febrero 2022

Revealing the Yeast Diversity of the Flor Biofilm Microbiota in Sherry Wines Through Internal Transcribed Spacer-Metabarcoding and Matrix-Assisted Laser Desorption/Ionization Time of Flight Mass Spectrometry

Juan Carbonero-Pacheco, Jaime Moreno-García, Juan Moreno, Teresa García-Martínez and Juan Carlos Mauricio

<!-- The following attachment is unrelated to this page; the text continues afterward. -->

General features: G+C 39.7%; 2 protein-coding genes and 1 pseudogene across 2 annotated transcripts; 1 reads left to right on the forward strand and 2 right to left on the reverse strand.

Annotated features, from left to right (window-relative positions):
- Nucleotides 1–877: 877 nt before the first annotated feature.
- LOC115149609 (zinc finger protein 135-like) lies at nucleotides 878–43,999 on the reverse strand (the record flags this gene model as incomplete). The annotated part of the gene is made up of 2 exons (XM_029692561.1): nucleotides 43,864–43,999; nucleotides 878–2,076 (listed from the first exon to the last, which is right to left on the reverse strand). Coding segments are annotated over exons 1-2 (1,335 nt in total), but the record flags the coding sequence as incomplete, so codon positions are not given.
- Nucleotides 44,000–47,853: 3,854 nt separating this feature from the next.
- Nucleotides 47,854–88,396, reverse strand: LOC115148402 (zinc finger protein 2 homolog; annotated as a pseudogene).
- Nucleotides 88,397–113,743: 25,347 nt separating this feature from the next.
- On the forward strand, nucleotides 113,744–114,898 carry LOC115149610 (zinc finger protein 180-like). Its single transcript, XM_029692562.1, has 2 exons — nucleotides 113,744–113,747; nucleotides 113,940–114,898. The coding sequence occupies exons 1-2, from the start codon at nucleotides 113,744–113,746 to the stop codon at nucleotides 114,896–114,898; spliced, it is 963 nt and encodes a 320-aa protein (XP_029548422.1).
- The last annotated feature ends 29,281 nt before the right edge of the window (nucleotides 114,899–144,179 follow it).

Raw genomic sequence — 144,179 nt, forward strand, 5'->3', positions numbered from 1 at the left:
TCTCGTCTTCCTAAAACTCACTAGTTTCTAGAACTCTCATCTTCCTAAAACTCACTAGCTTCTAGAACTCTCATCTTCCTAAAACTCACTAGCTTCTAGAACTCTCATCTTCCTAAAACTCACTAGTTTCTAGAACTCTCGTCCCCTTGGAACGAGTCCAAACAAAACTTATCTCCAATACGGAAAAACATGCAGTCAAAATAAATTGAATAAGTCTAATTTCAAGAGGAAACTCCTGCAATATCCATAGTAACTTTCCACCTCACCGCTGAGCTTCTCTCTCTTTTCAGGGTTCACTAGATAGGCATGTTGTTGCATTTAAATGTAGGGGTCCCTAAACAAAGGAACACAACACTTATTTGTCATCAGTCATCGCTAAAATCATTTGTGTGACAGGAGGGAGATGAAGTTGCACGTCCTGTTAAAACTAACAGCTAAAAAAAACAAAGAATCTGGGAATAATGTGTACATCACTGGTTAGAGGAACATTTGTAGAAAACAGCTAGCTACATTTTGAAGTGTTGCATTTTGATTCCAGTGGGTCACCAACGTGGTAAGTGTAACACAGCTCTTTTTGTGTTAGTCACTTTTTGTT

Flor yeast velum is a biofilm formed by certain yeast strains that distinguishes biologically aged wines such as Sherry wine from southern Spain from others. Although Saccharomyces cerevisiae is the most common species, 5.8 S-internal transcribed spacer (ITS) restriction fragment length polymorphism analyses have revealed the existence of non-Saccharomyces species. In order to uncover the flor microbiota diversity at a species level, we used ITS (internal transcribed spacer 1)-metabarcoding and matrix-assisted laser desorption/Ionization time of flight mass spectrometry techniques. Further, to enhance identification effectiveness, we performed an additional incubation stage in 1:1 wine:yeast extract peptone dextrose (YPD) before identification. Six species were identified: S. cerevisiae, Pichia manshurica, Pichia membranifaciens, Wickerhamomyces anomalus, Candida guillermondii, and Trichosporon asahii, two of which were discovered for the first time (C. guillermondii and Trichosporon ashaii) in Sherry wines. We analyzed wines where non-Saccharomyces yeasts were present or absent to see any potential link between the microbiota and the chemical profile. Only 2 significant volatile chemicals (out of 13 quantified), ethanol and ethyl lactate, and 2 enological parameters (out of 6 quantified), such as pH and titratable acidity, were found to differ in long-aged wines. Although results show a low impact where the nonSaccharomyces yeasts are present, these yeasts isolated from harsh environments (high ethanol and low nutrient availability) could have a potential industrial interest in fields such as food microbiology and biofuel production.